It’s a roller coaster. It’s scary. It’s so different than the other two. The fears are not the same at all. At first, it, it’s a loss. Many, many people describe it as if, their child has died. And my husband says, it’s as if, you’re child has died, but is right there next to you still. So, it’s really more the death of the dreams. This was his only daughter. He thought he would walk her down the aisle someday. And he’s sad about that. And for me, it was all the things I thought a mother daughter would do together. And never really got to do because he never really acted like a typical girl. So, that’s the initial big thing, is the mourning, the fear, the isolation, if you don’t know anyone else, or if you cannot find health care, professionals that are knowledgeable. So many are not. That’s a scary place to be as a parent. You figure something’s wrong with my child. I’ll go to a medical professional and they’ll have the answers. And they don’t. It’s scary. I’ve learned that we’re the teachers. And, I don’t look at medical personnel in the same way I used to. I think a lot of people look at them as God. Their decision, or their answer is it and you don’t question that. And I don’t believe that at all anymore. I feel like I have found a few professionals throughout the country that I rely on. And, I do my best to share their information with the people that directly treat my child. And fortunately, that has worked well. The communication between the professionals, but it is a teaching. The doctor that we saw for blockers and that we see now for testosterone, we were her second patient. So, she didn’t know a lot. We were lucky, I think that’s probably the right word, lucky, that we found her and that she agreed to treat our child and do it timely, so that we didn’t have to go through puberty and did it well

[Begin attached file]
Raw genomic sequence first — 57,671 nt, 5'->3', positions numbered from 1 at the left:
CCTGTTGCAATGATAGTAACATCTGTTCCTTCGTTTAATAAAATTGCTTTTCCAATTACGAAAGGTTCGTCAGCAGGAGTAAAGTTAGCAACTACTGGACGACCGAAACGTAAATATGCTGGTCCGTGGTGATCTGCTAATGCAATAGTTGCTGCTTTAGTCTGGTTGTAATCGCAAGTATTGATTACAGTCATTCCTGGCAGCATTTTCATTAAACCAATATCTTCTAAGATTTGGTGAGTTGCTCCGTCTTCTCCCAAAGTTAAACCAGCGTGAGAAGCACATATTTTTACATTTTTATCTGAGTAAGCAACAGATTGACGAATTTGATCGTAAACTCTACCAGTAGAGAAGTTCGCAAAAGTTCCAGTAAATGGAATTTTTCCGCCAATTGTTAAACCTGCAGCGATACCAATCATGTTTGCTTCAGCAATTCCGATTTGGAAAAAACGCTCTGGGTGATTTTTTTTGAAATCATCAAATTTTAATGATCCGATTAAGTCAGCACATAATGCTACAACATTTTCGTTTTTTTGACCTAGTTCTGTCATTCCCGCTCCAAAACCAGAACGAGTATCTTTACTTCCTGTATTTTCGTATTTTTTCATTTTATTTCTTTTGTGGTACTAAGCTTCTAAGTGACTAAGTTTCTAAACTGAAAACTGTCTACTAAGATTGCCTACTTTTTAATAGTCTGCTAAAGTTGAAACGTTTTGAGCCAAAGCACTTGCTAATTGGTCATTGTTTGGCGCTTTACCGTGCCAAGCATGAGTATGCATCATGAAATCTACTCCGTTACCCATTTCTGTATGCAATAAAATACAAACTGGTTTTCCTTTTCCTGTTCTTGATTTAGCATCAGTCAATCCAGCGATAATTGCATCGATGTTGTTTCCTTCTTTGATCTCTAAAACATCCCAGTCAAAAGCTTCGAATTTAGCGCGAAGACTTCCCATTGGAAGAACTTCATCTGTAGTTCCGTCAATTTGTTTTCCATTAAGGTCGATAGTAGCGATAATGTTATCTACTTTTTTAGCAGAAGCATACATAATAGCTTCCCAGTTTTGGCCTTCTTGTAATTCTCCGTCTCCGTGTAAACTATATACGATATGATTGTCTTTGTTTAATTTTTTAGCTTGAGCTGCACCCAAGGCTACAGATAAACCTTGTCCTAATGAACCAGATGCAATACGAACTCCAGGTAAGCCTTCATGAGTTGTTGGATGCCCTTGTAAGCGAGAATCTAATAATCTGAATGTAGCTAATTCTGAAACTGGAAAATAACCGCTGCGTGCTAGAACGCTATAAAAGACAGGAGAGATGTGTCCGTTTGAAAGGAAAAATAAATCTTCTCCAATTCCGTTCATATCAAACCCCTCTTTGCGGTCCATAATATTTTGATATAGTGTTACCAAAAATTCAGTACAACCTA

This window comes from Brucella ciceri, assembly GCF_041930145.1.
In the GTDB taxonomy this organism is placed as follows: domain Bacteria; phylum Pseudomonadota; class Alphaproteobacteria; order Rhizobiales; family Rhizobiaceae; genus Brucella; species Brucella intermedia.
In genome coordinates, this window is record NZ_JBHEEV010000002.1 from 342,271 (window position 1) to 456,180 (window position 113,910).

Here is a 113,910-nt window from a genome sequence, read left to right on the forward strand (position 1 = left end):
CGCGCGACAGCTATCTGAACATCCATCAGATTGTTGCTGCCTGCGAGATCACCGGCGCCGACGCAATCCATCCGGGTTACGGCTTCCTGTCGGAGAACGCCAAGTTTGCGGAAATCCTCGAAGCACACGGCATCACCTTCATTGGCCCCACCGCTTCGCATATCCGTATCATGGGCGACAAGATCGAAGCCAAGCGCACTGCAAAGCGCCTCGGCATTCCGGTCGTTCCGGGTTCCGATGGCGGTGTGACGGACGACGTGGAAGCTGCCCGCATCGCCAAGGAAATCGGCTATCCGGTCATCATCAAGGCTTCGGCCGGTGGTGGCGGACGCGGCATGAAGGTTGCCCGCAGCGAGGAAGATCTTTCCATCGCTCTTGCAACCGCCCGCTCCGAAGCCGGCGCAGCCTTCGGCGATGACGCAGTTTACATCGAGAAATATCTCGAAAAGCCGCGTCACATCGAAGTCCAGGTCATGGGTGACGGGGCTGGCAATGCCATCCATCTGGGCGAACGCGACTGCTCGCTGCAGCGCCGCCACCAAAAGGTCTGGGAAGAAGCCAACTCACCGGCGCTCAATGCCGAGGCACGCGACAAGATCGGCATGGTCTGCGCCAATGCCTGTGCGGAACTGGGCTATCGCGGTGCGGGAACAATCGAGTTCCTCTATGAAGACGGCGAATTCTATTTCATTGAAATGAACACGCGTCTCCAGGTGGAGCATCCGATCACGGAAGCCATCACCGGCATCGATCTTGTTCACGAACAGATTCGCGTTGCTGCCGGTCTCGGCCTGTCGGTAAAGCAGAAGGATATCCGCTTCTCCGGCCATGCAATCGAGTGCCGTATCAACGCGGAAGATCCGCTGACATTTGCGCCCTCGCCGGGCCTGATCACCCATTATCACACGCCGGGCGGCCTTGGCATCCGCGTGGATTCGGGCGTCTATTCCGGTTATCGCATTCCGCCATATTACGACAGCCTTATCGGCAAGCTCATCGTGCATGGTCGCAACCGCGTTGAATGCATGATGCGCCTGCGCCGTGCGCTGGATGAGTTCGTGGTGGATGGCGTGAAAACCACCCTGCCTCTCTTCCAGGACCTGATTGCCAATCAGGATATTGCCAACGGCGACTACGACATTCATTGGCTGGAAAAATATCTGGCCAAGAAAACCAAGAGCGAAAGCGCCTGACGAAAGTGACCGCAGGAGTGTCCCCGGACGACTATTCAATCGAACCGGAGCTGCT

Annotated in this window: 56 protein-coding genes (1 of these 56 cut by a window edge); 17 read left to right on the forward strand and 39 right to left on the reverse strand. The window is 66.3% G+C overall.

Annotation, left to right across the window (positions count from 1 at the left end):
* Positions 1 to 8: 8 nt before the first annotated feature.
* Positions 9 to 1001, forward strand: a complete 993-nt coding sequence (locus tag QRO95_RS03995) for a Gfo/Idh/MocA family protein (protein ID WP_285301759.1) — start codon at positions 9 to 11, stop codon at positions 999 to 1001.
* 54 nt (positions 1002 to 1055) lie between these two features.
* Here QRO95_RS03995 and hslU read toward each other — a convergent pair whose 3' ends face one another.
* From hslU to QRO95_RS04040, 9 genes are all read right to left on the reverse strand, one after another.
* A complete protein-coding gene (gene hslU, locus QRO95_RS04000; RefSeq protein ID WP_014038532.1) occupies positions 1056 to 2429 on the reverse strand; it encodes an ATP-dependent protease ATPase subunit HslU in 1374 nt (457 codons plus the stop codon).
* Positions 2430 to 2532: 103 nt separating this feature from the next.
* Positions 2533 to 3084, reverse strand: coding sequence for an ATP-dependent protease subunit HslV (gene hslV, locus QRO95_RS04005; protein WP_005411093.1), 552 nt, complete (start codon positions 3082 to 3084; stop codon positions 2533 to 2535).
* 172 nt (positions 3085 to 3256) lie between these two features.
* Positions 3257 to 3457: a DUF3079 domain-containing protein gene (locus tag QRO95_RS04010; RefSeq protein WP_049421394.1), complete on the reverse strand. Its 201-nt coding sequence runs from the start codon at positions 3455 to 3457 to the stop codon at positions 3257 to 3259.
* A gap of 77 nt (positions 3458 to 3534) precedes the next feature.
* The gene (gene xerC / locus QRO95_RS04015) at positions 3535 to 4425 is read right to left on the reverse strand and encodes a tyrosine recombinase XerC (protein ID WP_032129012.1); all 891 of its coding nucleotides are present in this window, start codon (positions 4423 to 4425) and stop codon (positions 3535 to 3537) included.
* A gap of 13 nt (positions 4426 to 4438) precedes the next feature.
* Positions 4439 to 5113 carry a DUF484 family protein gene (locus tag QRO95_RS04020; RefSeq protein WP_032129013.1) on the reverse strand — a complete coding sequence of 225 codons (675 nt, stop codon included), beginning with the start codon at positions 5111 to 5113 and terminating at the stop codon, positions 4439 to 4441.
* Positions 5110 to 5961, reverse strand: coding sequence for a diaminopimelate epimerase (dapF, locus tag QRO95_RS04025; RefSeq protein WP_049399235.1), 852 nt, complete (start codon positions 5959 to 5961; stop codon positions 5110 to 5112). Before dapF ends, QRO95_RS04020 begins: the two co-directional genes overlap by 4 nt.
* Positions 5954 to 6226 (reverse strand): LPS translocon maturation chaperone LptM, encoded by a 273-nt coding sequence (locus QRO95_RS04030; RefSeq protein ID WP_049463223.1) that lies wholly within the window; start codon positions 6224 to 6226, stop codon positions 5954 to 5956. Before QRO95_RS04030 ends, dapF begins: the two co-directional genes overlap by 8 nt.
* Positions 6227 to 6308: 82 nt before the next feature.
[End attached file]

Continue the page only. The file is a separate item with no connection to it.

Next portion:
Amy: